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Pieces from Japan were marked “Nippon,” the transliteration of the Japanese word for Japan. Customs required country names to be in English, and the word “Japan” was used instead of “Nippon.” Items marked “Made in Occupied Japan” were made between February 1947 and April 1952. According to experts on 19th- and 20th-century Japanese ceramics, the color does not help date a mark. There is no explanation for when other colors were used.
After 1915 the words “Made in…” were usually added. I have a dragonware tea set with a mark that is something like Noritake's wreath, only simpler, with the letter "T" and "Japan" underneath. This set was given to my grandmother prior to WWII by a tenant who was in the import-export business. The china is translucent and very pale pink and yellow under the heavier markings.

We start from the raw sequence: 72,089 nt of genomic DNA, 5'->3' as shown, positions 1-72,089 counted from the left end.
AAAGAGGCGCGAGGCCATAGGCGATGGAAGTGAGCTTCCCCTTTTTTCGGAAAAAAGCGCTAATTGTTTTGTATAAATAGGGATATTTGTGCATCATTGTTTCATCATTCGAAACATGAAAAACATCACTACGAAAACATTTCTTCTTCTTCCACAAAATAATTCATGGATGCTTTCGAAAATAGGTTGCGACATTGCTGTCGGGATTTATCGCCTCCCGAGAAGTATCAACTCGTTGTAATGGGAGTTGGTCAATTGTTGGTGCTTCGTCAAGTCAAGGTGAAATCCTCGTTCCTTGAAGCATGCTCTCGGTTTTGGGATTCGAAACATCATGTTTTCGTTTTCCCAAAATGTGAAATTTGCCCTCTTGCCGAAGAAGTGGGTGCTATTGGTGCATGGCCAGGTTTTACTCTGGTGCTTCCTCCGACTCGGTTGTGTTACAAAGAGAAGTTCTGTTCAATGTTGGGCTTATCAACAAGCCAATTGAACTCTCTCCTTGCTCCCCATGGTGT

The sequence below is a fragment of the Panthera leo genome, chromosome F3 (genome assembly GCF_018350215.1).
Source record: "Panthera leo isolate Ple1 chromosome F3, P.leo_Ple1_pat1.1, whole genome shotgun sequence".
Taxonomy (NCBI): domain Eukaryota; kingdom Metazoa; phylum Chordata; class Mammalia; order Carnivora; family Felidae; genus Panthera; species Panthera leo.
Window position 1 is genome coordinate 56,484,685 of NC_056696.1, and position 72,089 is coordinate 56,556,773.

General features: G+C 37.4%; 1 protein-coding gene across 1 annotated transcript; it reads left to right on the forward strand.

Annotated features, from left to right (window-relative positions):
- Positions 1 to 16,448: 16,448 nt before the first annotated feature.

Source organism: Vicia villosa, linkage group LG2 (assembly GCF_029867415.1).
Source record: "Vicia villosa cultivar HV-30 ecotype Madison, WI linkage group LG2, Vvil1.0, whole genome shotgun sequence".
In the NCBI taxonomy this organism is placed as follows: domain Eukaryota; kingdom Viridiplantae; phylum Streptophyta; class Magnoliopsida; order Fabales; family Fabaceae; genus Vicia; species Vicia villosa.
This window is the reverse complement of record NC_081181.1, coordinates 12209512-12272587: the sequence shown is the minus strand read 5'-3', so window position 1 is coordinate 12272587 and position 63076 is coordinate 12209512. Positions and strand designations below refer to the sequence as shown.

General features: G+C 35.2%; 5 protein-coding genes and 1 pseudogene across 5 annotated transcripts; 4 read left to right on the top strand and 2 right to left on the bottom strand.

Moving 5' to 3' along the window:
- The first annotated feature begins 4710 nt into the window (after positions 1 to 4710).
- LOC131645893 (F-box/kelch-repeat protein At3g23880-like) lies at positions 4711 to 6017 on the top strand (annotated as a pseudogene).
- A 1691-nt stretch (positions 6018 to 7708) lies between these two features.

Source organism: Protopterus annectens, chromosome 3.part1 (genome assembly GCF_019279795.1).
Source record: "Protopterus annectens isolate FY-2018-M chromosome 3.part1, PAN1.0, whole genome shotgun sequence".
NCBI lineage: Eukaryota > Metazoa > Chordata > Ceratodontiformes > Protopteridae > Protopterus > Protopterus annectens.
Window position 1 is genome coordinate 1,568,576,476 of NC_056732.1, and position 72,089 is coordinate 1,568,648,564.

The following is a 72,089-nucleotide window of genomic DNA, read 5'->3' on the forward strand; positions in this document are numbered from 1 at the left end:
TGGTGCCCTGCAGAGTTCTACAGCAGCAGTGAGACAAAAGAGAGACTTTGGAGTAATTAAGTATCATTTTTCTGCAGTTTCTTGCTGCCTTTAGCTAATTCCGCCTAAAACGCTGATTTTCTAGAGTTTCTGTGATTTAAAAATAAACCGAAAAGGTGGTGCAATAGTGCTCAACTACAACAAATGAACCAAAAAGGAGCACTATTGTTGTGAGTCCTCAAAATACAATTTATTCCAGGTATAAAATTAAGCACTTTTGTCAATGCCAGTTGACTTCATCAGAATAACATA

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During the Qing dynasty (1644-1911), a wider variety of designs were exported.
Any trademarks used are the property of their respective owners. Noritake china is often referred to as antique, vintage, or collectible, but this terminology can be confusing to a new collector. "Collectible" can be used to mean pieces under 100 years old, and much of Noritake falls under that definition.